Japanese SBI Group, one of the leading global financial services providers, has teamed up with Danish cryptographic company Sepior to create a virtual asset proprietary wallet jointly. The new service, which comes amid growing regulatory scrutiny in Asia, will be integrated into the SBI digital currency exchange VCTRADE, according to a Sepior press release from Monday.
SBI chose the Danish firm’s software due to its multiparty computation (MPC) software called Threshold-Sig Wallet Security. Sepior claims that this technology guarantees a high-level degree of protection for the encryption key.
“After extensive investigation, our security research team determined threshold signatures based on multiparty computation (MPC) offered our desired level of security, performance, and scalability needed to manage transactions for our growing SBI Virtual Currencies customer base”, Yoshitaka Kitao, representative director, president and chief executive officer of SBI Holdings, said as quoted in the press release.
Established in 2014, Sepior uses cryptography to create security solutions that work with various devices and platforms. The company bases its model on two main parts: secret sharing and threshold. The first one splits the encryption key into several shares, which are distributed across multiple parties. The technique reduces the risk of stealing the keys when one of the parties suffers an attack or other security breaches, the Danish company claims.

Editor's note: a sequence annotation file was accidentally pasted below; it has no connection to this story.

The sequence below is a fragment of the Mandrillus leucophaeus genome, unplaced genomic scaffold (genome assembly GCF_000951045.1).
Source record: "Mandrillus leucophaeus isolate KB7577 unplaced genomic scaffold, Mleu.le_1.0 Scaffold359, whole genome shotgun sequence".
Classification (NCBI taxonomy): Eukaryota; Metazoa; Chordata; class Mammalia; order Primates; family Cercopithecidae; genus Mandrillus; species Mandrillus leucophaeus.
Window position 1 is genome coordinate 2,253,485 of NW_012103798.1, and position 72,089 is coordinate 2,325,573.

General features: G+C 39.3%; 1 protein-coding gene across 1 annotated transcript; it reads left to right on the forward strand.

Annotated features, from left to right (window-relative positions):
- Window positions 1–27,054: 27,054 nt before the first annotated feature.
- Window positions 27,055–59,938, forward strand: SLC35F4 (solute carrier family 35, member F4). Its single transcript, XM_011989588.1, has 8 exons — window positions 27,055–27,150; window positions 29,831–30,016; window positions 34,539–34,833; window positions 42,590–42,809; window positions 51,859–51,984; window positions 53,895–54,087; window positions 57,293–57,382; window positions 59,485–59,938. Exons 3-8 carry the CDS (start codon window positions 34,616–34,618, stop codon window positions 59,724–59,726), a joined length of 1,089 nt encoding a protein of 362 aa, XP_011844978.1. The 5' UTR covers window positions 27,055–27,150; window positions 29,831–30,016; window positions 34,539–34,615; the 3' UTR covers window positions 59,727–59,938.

“Sepior’s threshold model provides the ability to reconstruct lost or corrupted key shares from a threshold (t) number of shares, but not from fewer than t shares,” the company explains on its website.
“This approach protects the secrecy and the availability of the key, even if one or multiple parties with key shares become compromised, as long as fewer than n-t systems are affected. This results in increased integrity and availability of key management for increased security.”
Security is one of the major issues for the cryptocurrency industry in Asia after several large hacks. The $530 million attack on Coincheck in January this year has prompted the country’s Financial Services Agency to introduce new rules including banning of the hot storage.